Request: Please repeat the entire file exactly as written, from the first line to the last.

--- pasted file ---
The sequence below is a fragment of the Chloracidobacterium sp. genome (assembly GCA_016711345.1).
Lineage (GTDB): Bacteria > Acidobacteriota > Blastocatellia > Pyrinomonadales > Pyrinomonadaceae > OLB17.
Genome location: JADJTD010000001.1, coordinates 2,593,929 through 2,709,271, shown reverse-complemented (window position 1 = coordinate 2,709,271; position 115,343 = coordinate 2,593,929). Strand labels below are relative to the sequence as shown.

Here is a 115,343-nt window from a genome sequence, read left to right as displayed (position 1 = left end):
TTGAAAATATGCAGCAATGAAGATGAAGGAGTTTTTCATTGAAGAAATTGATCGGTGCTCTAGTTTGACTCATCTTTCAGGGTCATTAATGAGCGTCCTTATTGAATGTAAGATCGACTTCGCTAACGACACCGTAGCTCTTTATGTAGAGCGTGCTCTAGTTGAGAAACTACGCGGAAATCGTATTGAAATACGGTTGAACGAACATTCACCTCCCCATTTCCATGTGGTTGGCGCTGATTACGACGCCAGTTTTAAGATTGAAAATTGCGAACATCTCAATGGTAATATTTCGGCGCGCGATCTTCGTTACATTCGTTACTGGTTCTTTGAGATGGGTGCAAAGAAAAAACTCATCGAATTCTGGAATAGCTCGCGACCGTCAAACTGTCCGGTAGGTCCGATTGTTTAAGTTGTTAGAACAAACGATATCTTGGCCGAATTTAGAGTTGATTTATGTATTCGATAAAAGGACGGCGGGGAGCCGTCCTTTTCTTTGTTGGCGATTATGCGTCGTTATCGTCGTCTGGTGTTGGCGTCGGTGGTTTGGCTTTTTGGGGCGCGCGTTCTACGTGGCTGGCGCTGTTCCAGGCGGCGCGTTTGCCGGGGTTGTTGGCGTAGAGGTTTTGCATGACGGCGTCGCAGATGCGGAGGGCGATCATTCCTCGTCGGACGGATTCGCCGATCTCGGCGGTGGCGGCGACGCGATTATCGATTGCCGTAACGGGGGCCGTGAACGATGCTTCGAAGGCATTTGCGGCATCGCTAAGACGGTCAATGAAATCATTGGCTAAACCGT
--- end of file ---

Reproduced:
The sequence below is a fragment of the Chloracidobacterium sp. genome (assembly GCA_016711345.1).
Lineage (GTDB): Bacteria > Acidobacteriota > Blastocatellia > Pyrinomonadales > Pyrinomonadaceae > OLB17.
Genome location: JADJTD010000001.1, coordinates 2,593,929 through 2,709,271, shown reverse-complemented (window position 1 = coordinate 2,709,271; position 115,343 = coordinate 2,593,929). Strand labels below are relative to the sequence as shown.

Here is a 115,343-nt window from a genome sequence, read left to right as displayed (position 1 = left end):
TTGAAAATATGCAGCAATGAAGATGAAGGAGTTTTTCATTGAAGAAATTGATCGGTGCTCTAGTTTGACTCATCTTTCAGGGTCATTAATGAGCGTCCTTATTGAATGTAAGATCGACTTCGCTAACGACACCGTAGCTCTTTATGTAGAGCGTGCTCTAGTTGAGAAACTACGCGGAAATCGTATTGAAATACGGTTGAACGAACATTCACCTCCCCATTTCCATGTGGTTGGCGCTGATTACGACGCCAGTTTTAAGATTGAAAATTGCGAACATCTCAATGGTAATATTTCGGCGCGCGATCTTCGTTACATTCGTTACTGGTTCTTTGAGATGGGTGCAAAGAAAAAACTCATCGAATTCTGGAATAGCTCGCGACCGTCAAACTGTCCGGTAGGTCCGATTGTTTAAGTTGTTAGAACAAACGATATCTTGGCCGAATTTAGAGTTGATTTATGTATTCGATAAAAGGACGGCGGGGAGCCGTCCTTTTCTTTGTTGGCGATTATGCGTCGTTATCGTCGTCTGGTGTTGGCGTCGGTGGTTTGGCTTTTTGGGGCGCGCGTTCTACGTGGCTGGCGCTGTTCCAGGCGGCGCGTTTGCCGGGGTTGTTGGCGTAGAGGTTTTGCATGACGGCGTCGCAGATGCGGAGGGCGATCATTCCTCGTCGGACGGATTCGCCGATCTCGGCGGTGGCGGCGACGCGATTATCGATTGCCGTAACGGGGGCCGTGAACGATGCTTCGAAGGCATTTGCGGCATCGCTAAGACGGTCAATGAAATCATTGGCTAAACCGT